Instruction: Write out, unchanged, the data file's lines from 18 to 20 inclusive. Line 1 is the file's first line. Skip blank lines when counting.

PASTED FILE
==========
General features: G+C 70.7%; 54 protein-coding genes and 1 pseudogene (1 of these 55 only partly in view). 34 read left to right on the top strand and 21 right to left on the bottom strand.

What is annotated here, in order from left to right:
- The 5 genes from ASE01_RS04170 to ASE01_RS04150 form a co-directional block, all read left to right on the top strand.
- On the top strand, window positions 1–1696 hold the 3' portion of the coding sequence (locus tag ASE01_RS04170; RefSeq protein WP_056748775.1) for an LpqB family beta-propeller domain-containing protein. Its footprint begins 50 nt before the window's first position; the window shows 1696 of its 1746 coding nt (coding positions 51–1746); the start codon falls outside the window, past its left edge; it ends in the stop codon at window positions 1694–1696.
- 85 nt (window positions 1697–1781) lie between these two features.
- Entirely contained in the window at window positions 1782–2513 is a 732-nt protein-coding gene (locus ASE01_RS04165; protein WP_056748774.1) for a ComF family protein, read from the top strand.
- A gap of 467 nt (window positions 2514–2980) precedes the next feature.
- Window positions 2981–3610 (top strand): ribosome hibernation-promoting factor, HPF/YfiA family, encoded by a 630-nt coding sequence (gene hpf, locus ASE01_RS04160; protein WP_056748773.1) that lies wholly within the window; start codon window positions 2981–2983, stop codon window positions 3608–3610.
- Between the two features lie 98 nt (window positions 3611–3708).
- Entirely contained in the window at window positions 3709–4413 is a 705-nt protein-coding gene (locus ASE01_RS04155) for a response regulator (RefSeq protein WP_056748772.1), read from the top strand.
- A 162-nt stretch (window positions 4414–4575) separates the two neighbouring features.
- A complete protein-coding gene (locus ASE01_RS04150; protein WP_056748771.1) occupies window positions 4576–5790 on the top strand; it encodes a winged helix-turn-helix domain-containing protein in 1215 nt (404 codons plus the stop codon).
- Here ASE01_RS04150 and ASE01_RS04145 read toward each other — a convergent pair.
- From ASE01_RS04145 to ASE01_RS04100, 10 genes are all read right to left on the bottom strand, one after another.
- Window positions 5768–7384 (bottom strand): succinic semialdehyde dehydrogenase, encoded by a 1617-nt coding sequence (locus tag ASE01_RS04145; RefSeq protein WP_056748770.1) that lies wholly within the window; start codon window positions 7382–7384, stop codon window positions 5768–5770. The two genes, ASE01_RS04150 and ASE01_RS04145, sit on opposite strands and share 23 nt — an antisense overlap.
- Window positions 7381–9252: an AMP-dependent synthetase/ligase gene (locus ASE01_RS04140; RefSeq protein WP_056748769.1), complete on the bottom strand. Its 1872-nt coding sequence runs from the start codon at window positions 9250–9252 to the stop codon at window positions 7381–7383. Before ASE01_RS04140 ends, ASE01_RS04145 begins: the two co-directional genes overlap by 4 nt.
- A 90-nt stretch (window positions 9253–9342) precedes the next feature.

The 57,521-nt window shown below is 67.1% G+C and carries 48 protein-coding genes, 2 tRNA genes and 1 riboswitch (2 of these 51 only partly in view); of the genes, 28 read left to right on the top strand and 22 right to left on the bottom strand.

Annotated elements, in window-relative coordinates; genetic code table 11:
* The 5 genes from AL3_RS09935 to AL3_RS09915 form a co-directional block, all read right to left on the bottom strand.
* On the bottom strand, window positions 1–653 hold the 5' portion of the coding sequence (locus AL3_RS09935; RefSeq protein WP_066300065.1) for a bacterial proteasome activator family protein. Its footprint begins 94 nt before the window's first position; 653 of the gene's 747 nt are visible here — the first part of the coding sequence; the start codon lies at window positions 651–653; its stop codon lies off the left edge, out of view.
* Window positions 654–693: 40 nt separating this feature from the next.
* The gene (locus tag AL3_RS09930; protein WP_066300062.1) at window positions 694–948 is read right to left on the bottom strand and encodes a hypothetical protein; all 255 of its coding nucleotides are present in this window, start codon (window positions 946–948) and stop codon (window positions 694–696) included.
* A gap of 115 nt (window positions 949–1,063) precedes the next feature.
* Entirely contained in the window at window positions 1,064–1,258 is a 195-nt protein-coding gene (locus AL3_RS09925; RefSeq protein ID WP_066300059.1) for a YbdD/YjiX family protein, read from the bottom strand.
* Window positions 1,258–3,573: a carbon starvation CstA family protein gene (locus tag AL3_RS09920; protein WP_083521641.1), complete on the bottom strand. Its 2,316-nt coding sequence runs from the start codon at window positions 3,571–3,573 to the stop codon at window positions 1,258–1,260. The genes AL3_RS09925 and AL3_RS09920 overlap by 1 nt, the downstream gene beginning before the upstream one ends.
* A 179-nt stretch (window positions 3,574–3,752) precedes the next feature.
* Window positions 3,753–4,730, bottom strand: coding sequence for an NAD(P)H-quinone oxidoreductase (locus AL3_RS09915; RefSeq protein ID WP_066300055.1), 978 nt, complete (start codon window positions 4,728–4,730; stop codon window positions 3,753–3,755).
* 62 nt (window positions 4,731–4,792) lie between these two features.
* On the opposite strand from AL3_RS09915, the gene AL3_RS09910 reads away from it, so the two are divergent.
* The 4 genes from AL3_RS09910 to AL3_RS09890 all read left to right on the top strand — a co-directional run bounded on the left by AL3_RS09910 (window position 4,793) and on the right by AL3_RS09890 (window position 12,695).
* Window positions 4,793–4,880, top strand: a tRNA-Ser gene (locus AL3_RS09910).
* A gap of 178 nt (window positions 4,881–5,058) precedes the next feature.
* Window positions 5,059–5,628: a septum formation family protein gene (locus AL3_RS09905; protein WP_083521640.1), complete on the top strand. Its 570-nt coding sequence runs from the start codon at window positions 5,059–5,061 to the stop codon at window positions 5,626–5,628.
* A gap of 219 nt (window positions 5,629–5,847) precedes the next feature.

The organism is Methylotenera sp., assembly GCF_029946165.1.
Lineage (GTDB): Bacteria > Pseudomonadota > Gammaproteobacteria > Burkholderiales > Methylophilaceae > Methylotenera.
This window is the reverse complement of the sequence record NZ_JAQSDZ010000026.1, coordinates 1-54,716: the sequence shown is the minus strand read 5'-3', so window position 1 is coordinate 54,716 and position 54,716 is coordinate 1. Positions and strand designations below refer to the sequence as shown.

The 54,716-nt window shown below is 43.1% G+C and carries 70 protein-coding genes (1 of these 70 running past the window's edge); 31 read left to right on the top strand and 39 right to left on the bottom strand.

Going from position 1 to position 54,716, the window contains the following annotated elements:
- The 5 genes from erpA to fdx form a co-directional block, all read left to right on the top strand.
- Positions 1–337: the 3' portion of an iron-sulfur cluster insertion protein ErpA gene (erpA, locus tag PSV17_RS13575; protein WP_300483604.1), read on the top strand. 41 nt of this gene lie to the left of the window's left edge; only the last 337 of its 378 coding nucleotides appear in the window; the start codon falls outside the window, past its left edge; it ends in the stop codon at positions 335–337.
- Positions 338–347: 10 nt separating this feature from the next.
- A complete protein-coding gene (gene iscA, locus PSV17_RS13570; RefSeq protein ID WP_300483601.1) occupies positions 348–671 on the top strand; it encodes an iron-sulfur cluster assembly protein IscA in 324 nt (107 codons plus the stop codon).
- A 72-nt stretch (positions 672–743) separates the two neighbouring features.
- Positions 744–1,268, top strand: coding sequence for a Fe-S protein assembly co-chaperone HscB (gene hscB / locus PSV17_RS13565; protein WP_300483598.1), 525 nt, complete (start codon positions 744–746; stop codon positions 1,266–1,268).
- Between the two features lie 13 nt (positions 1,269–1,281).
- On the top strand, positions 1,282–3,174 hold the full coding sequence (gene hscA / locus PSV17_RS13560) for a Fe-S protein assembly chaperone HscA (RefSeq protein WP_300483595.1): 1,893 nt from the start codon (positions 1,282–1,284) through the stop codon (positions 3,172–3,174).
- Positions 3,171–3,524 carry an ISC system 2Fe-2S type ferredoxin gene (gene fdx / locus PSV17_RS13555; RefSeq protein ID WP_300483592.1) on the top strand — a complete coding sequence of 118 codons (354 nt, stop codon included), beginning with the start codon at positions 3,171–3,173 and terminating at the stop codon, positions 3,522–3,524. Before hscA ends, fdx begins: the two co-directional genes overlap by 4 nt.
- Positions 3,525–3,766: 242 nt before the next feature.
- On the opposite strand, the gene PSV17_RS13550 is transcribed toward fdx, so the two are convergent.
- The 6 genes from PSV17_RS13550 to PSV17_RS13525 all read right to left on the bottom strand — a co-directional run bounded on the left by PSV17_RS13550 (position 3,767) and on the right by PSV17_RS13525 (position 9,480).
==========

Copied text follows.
The 57,521-nt window shown below is 67.1% G+C and carries 48 protein-coding genes, 2 tRNA genes and 1 riboswitch (2 of these 51 only partly in view); of the genes, 28 read left to right on the top strand and 22 right to left on the bottom strand.

Annotated elements, in window-relative coordinates; genetic code table 11:
* The 5 genes from AL3_RS09935 to AL3_RS09915 form a co-directional block, all read right to left on the bottom strand.